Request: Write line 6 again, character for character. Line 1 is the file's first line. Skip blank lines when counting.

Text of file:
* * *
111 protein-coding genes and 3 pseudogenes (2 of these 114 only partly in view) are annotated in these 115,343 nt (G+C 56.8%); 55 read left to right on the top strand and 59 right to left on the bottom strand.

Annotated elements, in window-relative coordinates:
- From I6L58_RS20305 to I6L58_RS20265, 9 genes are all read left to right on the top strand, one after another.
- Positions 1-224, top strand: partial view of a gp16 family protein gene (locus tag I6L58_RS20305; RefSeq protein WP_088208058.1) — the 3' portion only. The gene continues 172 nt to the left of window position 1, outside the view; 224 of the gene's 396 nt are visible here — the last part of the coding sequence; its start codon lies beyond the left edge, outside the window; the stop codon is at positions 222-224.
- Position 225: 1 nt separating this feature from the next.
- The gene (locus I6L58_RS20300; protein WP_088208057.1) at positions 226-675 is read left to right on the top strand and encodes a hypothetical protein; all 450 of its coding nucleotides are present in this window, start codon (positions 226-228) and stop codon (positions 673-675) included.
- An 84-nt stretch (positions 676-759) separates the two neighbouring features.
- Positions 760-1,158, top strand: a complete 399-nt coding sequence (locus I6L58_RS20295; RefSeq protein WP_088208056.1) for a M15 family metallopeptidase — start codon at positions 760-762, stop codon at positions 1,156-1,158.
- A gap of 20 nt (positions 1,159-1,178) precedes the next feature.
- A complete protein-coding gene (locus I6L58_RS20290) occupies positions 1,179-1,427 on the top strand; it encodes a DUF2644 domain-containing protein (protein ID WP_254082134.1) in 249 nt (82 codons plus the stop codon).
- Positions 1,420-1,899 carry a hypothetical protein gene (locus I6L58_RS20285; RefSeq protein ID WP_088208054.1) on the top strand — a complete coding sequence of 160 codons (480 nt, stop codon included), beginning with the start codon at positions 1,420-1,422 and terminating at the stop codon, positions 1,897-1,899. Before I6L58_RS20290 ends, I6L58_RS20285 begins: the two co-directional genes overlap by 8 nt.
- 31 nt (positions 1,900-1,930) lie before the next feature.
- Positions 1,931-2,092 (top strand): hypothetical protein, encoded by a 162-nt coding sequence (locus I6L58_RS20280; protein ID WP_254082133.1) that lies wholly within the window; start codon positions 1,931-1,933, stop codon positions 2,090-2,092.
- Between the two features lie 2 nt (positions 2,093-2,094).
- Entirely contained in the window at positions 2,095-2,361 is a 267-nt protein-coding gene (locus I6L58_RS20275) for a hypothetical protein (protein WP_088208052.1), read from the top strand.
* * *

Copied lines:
- The gene (locus I6L58_RS20300; protein WP_088208057.1) at positions 226-675 is read left to right on the top strand and encodes a hypothetical protein; all 450 of its coding nucleotides are present in this window, start codon (positions 226-228) and stop codon (positions 673-675) included.